Energy conservation was the touch-stone topic after lunch, with Hassan Moezzi, director, Future Facilities, explaining the physics of the data centre, its thermal properties and how to use this knowledge to get optimum performance. The use of CAD modelling techniques was covered, as was the need to increase power densities in the entire supply chain, deploy hot/cold aisle containment and so on. The effectiveness of using a virtual data centre to improve the performance of the real thing was illustrated by a video showing the modelling work Future Facilities did on Citi's European data centre in Frankfurt (a category winner at the FST Awards 2008).

Latency
An overview of the Chi-X multilateral trading facility (MTF) and why the data centre/latency is so important was provided next by Florian Miciu, chief technology officer, Chi-X Europe, who explained the requirement for fast trading services to enable clients to obtain arbitrage and the vital role of the data centre in delivering this. The data centre's part in ensuring there is enough capacity to trade, business continuity and so forth was also covered. Additionally, Florian talked about what a CTO, such as himself does, and touched on other relevant topics, such as proximity hosting. "The data centre is one of the most important elements in our infrastructure," he said. "A good one can reduce technology costs by a factor of 10-20 per cent." The location is also critical [vis-à-vis speed] and the stability of latency. "If it's 300 microseconds, it must always be 300, so that clients can design their algo trading systems accordingly."

Up next was what Ashley Davis described as an excellent presentation from Mark Lewis, senior director, marketing & alliances, EMEA, at Riverbed Technology who talked about how to optimise your wide area network (WAN) and the next phase of consolidation, desktop virtualisation and disaster recovery in the data centre. Mark claimed he could make your
WAN perform like a local area network and also talked about the 'swinging pendulum' - namely, the way mainframe and client computers dominated in the 1980s, before giving way to PCs, and how VDI and the cloud are bringing back clients.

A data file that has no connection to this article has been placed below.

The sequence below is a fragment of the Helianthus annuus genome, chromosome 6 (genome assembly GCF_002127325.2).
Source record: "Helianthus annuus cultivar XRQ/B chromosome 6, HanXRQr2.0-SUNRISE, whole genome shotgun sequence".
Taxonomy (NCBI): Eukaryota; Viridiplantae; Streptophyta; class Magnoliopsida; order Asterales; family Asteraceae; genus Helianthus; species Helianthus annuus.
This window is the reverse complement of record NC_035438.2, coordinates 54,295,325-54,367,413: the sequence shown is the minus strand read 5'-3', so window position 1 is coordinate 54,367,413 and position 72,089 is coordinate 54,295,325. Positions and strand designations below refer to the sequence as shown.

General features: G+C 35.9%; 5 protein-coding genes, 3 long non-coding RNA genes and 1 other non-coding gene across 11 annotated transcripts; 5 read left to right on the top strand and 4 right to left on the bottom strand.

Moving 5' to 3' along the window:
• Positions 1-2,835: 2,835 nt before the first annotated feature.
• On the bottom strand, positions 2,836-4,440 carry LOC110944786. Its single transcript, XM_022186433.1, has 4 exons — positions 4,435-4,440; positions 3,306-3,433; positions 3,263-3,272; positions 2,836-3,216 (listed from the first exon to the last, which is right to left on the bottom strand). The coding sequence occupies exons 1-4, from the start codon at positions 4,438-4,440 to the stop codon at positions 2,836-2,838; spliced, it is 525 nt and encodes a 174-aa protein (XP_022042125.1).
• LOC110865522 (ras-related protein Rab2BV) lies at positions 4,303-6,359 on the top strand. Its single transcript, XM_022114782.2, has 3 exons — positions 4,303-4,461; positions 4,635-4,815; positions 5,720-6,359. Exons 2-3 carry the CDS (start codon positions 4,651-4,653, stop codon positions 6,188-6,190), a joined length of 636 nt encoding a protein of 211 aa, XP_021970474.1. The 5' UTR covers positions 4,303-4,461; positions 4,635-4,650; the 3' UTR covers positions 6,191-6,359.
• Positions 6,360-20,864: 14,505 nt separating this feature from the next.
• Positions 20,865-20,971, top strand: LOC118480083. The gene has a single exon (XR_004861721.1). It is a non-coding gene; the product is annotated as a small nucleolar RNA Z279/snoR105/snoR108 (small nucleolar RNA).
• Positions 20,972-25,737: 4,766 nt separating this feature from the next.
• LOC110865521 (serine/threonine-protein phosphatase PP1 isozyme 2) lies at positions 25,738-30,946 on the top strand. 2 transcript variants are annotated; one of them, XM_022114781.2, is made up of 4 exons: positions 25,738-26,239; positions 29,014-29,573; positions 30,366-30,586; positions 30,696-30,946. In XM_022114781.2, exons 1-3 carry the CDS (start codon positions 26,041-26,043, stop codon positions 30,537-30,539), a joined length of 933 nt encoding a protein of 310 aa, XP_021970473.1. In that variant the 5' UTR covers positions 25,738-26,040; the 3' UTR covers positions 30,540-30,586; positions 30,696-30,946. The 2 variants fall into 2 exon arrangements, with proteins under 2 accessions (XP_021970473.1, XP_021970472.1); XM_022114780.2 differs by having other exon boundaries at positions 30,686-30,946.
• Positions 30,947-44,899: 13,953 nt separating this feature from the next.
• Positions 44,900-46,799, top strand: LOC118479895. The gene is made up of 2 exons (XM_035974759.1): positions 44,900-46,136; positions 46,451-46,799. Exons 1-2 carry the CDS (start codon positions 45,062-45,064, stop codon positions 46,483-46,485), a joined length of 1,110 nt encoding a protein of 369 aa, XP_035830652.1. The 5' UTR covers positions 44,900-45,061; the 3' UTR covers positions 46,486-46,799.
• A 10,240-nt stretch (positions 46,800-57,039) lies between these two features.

The final presentation of the day was another case study from Graeme Buchanan, programme director, National Australia Group, who talked about the construction of NAG's new Tier 3+ Scottish data centre for Clydesdale and Yorkshire banks, which won the FST Award last year for best data centre project, and its lift and shift migration. Lots of tips were provided, such as how to persuade the board to sign-off the money, the need to talk to your SAN/connectivity supplier early to ensure a smooth changeover, and using the requirement to re-rack and re-cable as an opportunity to revolutionise layout. The bank virtualised its operation afterwards as well, rather than simultaneously, as they thought the move itself risky enough. "My background is finance and I wasn't initially keen to build a new data centre but once we looked at the case it made sense - there were no suitable co-location options in West Scotland for us and the efficiencies on offer were attractive." The bank used free cooling, raised floor grommets to keep cold air in the room, and rack blanking panels, among other techniques, to get a PUE of 1.7 versus an industry average of three. The latter technique alone can ensure a two per cent power saving, explained Buchanan, who also warned that big project risks still remain ahead of the migration and shouldn't be ignored just because your new facility is built. He concluded by offering tours of NAG's new facility to any other banks, as they benefitted from this kindness themselves.

Quite a few cards were swapped after Ashley Davis brought proceedings to an end by reminding people of the flow of the day, looking sequentially at the market, maintenance, design/modelling and the platform - i.e. servers, storage, and so on - all illustrated by regular case studies and comment from leading speakers from the industry. Some delegates no doubt arranged trips to go and see NAG's new data centre over a few beers as the day drew towards a close. As Morgan Stanley's Edmonds said: "There's a lot to think about in this virtual world." The DCEV Conference gave financial services professionals the time and space to do just that.